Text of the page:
Rep. Paul Ryan isn't the Speaker of the House yet, but he's already bowing down at the altar of the Freedom Caucus.
Paul Ryan has signed off on a letter promising restless members of the House Freedom Caucus (HFC) that he won’t bring immigration-reform legislation to the House floor while President Obama remains in office. The letter, obtained exclusively by National Review, formalizes pledges that Ryan made last week in a closed-door meeting with select members of the HFC who were skeptical of his promise to maintain an “open” and “inclusive” relationship with the caucus. Specifically, it extracts Ryan’s word that he will not bring up comprehensive immigration reform “so long as Barack Obama is president” and, as speaker, Ryan will not allow any immigration bill to reach the floor for a vote unless a “majority” of GOP members support it.
Alabama representative Mo Brooks wrote the letter and will enter it into the Congressional Record on Tuesday morning. He says his intention was to record the pledges Ryan made in the meeting and earn Ryan’s confirmation that the record was accurate, so he could vote for the Wisconsin Republican in good conscience come the congressional-floor election that will determine the next speaker.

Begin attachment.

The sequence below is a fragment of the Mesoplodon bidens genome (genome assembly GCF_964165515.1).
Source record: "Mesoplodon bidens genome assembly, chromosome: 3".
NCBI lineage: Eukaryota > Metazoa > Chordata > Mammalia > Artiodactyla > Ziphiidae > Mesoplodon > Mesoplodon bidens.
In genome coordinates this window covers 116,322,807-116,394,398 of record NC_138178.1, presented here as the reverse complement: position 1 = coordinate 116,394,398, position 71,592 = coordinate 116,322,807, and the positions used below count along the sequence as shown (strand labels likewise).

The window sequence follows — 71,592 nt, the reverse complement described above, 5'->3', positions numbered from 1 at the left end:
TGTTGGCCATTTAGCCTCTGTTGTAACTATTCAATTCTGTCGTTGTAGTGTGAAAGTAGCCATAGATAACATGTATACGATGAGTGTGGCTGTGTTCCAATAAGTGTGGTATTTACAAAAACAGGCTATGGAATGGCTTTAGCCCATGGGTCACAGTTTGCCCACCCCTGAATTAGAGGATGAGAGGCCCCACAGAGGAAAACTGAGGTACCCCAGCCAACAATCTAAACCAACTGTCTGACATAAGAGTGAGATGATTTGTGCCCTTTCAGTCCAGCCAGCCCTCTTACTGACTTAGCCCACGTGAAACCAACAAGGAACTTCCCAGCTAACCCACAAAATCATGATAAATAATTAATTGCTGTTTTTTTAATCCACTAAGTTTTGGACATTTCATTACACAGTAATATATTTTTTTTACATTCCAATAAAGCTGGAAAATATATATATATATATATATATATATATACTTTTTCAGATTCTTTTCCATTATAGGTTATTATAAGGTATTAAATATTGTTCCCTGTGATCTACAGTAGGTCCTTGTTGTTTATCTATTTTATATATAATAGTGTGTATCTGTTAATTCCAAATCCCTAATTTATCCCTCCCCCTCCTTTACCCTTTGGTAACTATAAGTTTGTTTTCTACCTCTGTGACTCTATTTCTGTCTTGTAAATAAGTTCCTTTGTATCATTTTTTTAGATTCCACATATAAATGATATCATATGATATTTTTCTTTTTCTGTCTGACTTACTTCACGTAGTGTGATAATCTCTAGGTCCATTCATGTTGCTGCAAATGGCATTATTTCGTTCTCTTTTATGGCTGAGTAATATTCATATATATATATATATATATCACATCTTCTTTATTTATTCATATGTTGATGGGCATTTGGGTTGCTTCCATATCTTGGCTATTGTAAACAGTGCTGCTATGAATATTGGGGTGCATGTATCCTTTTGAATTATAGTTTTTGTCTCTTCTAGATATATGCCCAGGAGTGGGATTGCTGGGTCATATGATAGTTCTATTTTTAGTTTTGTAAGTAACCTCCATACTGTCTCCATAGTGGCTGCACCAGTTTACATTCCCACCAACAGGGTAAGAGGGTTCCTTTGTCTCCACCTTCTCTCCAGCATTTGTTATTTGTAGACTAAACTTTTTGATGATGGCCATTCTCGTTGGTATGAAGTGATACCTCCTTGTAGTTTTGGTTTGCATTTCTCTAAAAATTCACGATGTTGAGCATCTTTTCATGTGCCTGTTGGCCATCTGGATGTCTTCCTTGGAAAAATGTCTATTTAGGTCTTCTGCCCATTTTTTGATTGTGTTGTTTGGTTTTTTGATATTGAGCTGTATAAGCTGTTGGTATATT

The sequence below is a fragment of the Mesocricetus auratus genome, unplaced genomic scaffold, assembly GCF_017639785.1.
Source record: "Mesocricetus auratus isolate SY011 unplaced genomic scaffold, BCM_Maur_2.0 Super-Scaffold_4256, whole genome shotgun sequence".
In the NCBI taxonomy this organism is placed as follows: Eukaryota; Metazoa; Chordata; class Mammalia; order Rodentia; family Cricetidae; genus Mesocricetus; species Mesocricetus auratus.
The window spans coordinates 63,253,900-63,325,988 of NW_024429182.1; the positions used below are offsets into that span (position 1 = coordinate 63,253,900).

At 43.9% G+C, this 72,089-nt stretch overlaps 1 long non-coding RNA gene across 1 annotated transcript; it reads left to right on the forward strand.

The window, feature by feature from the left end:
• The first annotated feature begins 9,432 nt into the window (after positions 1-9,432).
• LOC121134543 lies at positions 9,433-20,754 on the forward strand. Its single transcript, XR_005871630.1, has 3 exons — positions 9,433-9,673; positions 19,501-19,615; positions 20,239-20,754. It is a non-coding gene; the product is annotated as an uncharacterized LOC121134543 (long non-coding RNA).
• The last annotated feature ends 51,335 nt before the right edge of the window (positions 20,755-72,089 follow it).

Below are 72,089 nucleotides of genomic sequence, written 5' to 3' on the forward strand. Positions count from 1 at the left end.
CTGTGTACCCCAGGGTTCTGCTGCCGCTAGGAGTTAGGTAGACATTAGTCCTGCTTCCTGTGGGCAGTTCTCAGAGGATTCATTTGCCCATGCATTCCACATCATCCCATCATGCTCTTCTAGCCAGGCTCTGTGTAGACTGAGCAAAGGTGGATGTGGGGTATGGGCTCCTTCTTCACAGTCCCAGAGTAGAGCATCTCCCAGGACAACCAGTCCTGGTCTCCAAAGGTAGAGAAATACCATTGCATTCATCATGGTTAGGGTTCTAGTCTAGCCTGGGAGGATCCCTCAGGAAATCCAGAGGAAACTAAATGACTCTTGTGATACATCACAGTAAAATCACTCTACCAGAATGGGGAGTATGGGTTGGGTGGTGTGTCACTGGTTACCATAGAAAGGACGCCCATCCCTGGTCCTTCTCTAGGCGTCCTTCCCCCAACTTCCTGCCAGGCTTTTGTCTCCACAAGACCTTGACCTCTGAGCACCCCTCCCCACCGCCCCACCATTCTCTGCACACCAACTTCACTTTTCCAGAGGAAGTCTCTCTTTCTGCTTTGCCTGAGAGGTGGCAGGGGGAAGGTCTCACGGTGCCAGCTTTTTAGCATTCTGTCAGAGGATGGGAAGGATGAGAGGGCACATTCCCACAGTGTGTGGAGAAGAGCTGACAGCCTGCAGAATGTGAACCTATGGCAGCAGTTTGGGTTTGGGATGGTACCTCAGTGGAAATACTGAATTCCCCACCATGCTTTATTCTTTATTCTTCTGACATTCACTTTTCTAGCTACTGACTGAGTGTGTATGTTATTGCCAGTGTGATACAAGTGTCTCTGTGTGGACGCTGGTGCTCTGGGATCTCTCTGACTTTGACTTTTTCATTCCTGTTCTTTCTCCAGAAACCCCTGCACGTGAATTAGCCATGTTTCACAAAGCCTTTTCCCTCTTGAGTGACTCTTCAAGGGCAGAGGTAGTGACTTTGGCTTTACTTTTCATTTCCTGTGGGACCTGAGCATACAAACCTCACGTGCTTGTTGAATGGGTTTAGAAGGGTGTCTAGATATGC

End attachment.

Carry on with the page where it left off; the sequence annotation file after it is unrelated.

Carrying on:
If Ryan didn't agree, Brooks threatened to pull support from Ryan from the Freedom Caucus. One would have hoped that Ryan would be a little tougher with the 1%ers that are trying to control the House than he has been so far.
Earlier today he blasted the way the new budget deal was negotiated. He actually should be really happy that a deal for this long was cut without him as leader because if not, he's heading into a nightmare his first days on the job.
Republican Representative Paul Ryan and U.S. House Speaker John Boehner on Tuesday agreed the process leading to the U.S. budget agreement reached by the White House and congressional leaders "stinks."
"I'm reserving judgment on this agreement because I quite frankly haven't seen it," said Ryan, who expected to be elected on Thursday as the new speaker of the House of Representatives to succeed the retiring Boehner.
"If you want to ask me what I think about this process, I think this process stinks," Ryan told NBC News. "Under new management we are not going to run the House this way.